The tiny, Trump-affiliated energy firm charged with re-building Puerto Rico’s devastated electrical grid is now threatening to pull out of the island over a spat with San Juan Mayor Carmen Yulín Cruz.
In an interview with Yahoo News on Wednesday, Cruz was critical of the fact that Whitefish Energy had been awarded a $300 million no-bid contract to restore the island’s power grid. “It seems like what the Puerto Rican people are going to be paying for…is an intermediary that doesn’t know what is at stake here and really has to subcontract everything,” she said. “What we need is somebody that can get the job done and has the expertise to get the job done.”
Whitefish Energy responded that Cruz’s comments were “misplaced”, that the company had more than 300 workers on the island, and that “[the] number is growing daily.”
Cruz responded responded by asking why her calls for transparency were “misplaced”, to which Whitefish Energy fired back, asking whether she wanted them to send back the 84 linemen working on repairing the power lines in San Juan.
We’ve got 44 linemen rebuilding power lines in your city & 40 more men just arrived. Do you want us to send them back or keep working?
— Whitefish Energy (@WhitefishEnergy) October 25, 2017
Last week, Weather.com reported that the Montana-based Whitefish Energy, which boasts just two full-time employees, had been awarded the contract — which was 230 times the size of their previous largest contract, a $1.3 million to deal to work on a 5 mile electrical transmission line in Arizona. Experts have questioned why such a small firm was awarded such a large contract.
“The fact that there are so many utilities with experience in this and a huge track record of helping each other out, it is at least odd why [the utility] would go to Whitefish,” former Energy Department senior official Susan Tierney told the Washington Post. “I’m scratching my head wondering how it all adds up.”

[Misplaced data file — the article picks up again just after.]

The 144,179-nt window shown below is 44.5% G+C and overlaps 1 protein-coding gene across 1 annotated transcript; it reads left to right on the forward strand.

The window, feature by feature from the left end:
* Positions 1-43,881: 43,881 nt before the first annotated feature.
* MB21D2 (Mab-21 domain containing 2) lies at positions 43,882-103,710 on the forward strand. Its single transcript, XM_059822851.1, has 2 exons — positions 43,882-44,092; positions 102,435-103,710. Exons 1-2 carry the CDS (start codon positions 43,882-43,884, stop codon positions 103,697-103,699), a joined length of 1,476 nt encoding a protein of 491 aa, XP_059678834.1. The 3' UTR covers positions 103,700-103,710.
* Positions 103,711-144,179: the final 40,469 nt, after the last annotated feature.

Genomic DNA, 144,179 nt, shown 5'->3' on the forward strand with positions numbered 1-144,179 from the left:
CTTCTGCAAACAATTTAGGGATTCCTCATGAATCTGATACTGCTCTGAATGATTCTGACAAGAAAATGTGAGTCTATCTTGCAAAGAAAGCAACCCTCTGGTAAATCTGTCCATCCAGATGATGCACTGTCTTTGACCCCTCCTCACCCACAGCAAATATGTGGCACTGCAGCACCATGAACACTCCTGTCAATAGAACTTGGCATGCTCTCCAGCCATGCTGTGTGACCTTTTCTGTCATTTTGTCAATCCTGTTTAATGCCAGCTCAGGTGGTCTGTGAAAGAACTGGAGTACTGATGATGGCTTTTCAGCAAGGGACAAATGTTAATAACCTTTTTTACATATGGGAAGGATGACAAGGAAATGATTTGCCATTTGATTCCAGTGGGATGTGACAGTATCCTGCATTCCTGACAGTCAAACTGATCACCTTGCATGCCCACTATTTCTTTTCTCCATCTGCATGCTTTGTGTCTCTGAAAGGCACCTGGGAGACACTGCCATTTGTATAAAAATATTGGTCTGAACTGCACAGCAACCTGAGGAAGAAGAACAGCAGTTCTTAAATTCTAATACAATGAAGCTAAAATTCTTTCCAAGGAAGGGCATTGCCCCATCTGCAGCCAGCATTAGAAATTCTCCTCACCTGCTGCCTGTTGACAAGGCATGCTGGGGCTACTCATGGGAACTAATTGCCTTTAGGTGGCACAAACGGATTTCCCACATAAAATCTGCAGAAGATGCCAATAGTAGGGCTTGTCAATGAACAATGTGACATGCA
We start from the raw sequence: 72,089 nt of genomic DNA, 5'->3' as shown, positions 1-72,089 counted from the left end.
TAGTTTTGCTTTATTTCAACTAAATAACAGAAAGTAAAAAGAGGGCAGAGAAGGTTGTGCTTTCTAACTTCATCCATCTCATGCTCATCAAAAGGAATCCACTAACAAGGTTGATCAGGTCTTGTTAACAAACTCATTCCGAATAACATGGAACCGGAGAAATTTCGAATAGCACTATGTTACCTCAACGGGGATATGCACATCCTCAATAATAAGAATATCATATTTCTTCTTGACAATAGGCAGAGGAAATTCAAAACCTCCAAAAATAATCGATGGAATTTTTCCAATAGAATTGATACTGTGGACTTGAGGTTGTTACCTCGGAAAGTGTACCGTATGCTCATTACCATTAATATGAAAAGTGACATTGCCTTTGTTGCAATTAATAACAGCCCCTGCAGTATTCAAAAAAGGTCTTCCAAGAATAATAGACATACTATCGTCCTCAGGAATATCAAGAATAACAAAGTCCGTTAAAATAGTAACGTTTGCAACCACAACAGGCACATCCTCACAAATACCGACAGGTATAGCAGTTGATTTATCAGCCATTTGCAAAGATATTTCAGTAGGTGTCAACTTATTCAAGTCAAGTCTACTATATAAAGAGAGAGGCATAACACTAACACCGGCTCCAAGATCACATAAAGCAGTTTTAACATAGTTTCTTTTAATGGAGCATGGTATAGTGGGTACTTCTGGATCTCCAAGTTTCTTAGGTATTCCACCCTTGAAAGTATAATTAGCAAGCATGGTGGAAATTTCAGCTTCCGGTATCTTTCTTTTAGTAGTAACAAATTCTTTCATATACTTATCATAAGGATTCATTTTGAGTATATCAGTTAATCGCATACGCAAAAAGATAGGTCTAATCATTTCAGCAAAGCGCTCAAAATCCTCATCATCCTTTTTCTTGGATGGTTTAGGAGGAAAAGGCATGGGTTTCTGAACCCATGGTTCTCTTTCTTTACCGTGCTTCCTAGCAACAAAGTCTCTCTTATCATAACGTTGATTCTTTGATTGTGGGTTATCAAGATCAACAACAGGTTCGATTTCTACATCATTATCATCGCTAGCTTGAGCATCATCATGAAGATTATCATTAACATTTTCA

It was later revealed that Whitefish Energy had ties to Interior Secretary Ryan Zinke, who is also from Whitefish, Montana. Zinke’s son previously worked as a flagger at one of the CEO’s worksites. The founder of one of the private-equity firms that backs Whitefish Energy, Joe Colonnetta, also contributed nearly $50,000 to Trump’s electoral campaign. His wife, Kimberly, also gave $33,400 to the Republican National Committee.
To make matters even more interesting, the Whitefish subcontractors currently working in Puerto Rico were never actually needed, since states and municipalities can contact a “mutual aid network” in the event of a natural disaster. However Puerto Rico did not take this step, and now Whitefish Energy is charging the Puerto Rico Electric Power Authority (PREPA) $412 a day per worker.
Partly because of the shady background by which Whitefish Energy obtained the contract, Puerto Rican governor Ricardo Rosselló is calling for an audit into the company. As of Wednesday, 75 percent of Puerto Rico remains without power.